The new Black Flag album, featuring Greg Ginn and Ron Reyes, proves difficult to separate from its surrounding drama and suffers from a watery feel, lack of interesting ideas, and an absence of the personality dynamics that made the band’s original run so interesting.
Now is a good time to be a Black Flag fan. 27 years after the band’s breakup, 2013 has brought two simultaneous reunions. The one officially called Black Flag—led by founding guitarist Greg Ginn and featuring Jealous Again-era singer Ron Reyes—promises an album of all-new material later this year. The other is a supergroup of Black Flag alumni—Keith Morris, Chuck Dukowski, Dez Cadena, and Bill Stevenson, with Descendents/All guitarist Stephen Egerton completing the lineup—playing songs from the back catalog under the name Flag. I got to see the Ginn/Reyes Black Flag over the summer, and I’ll definitely see Flag if they come to town (no San Diego dates, guys? C’mon). With so much attention being paid to this influential band at the moment, I want to delve into the history one of their most memorable songs, “My War”.
Why “My War”? Most immediately it’s because back in April, Flag—as their first official piece of media—posted a video of their performance of the song at the Redondo Beach Moose Lodge, the same venue where Black Flag had its first performance back in January of 1979. Flag’s take prompted a lot of commentary, and became the opening track on a playlist of new music I share with close friends (followed by a track from Ginn & Reyes’ new Black Flag incarnation). This got me thinking about the various versions of “My War” released over the years, resulting in a cross-town drive spent listening to all of them in a row (thanks iPod). I thought it’d be interesting, and challenging, to write an article about just one song, and really dissect its origins and influence.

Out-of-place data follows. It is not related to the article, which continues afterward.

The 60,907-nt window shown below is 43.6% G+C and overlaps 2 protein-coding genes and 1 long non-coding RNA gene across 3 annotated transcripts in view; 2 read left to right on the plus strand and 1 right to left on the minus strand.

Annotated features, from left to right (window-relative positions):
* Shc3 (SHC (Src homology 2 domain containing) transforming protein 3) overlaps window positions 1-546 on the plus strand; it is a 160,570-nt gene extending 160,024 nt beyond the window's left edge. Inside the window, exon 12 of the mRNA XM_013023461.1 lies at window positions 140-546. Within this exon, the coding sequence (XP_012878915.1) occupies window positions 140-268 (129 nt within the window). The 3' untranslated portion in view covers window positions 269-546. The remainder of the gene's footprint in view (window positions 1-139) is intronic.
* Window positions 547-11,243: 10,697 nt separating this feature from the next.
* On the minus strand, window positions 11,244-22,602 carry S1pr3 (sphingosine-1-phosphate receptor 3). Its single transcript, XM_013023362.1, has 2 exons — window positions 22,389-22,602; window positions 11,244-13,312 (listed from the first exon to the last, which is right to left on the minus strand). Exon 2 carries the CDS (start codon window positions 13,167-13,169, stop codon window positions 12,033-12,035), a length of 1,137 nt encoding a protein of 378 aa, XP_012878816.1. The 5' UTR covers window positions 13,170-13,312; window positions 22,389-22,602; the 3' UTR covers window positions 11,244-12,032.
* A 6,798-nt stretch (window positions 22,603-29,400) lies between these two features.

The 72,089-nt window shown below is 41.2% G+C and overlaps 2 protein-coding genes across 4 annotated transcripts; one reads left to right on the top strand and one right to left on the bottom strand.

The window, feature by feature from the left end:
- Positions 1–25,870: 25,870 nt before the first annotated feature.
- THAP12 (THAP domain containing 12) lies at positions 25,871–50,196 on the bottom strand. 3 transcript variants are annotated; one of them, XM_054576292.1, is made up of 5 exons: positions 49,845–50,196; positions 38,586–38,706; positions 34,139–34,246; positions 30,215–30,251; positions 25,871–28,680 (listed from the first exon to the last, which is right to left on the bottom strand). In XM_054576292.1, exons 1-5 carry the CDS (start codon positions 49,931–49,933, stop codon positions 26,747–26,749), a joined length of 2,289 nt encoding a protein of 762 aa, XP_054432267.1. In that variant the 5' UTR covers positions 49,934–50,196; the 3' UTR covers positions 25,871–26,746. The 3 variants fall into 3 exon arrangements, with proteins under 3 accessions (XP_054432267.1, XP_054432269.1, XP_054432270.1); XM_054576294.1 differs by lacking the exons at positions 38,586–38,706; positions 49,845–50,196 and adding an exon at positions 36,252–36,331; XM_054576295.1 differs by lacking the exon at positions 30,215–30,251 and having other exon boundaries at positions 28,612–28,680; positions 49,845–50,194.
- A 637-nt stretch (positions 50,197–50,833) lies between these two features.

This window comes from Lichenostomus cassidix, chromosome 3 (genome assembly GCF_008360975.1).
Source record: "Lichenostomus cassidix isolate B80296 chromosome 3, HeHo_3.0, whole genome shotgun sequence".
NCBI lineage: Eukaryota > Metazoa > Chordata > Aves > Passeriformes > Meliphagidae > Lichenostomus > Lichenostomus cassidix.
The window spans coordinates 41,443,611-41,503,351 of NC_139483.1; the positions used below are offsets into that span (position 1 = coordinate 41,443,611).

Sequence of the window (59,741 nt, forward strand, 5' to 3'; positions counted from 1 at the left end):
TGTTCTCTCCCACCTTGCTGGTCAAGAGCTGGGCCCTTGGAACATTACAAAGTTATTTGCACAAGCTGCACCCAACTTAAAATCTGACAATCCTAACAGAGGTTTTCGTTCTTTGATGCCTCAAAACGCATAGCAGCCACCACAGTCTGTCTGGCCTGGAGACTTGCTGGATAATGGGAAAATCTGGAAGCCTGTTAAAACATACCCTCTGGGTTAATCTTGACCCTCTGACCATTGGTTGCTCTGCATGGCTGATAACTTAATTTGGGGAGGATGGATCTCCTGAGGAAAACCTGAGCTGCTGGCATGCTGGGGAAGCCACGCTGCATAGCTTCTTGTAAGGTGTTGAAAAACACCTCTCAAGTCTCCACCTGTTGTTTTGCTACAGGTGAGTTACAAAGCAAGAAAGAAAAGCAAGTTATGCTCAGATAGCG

Secondly, “My War” has an interesting story. It was written during a period in which the band, due to a dispute with their record label, were legally prohibited from recording or releasing music under the name Black Flag. As the opening track on their 1984 album of the same title, it was their first new song to hit wax following this court-ordered muzzling . Written by bassist Chuck Dukowski, and first laid to tape by a 5-piece lineup featuring 2 guitarists, by the time “My War” finally saw release it was recorded by a very different, 3-piece Black Flag incarnation that didn’t even include the song’s author. Subsequent live recordings by different lineups provide snapshots of the band at different phases prior to their 1986 breakup.
Finally, it’s just a great song. Of the many Black Flag tunes that came in the years following the epochal Damaged album, “My War” stands out as among the best, probably the best. Certainly it’s the post-Damaged song that’s had the most traction in terms of cover versions, not only by acts influenced by Black Flag, but by the Black Flag alumni themselves.
Read on to walk through the history of this influential tune. Some of the recordings are available as YouTube clips, but to hear them all you’ll need Spotify. Continue reading
There are 2 weeks left of 2012, and I’ve still got around 25 albums I’d like to comment on. So I’m going to blaze through 5 or 6 per post and try not to get wordy. In this one: MxPx, Cancer Bats, Pennywise, Off!, Matt Skiba and the Sekrets, and Best Coast.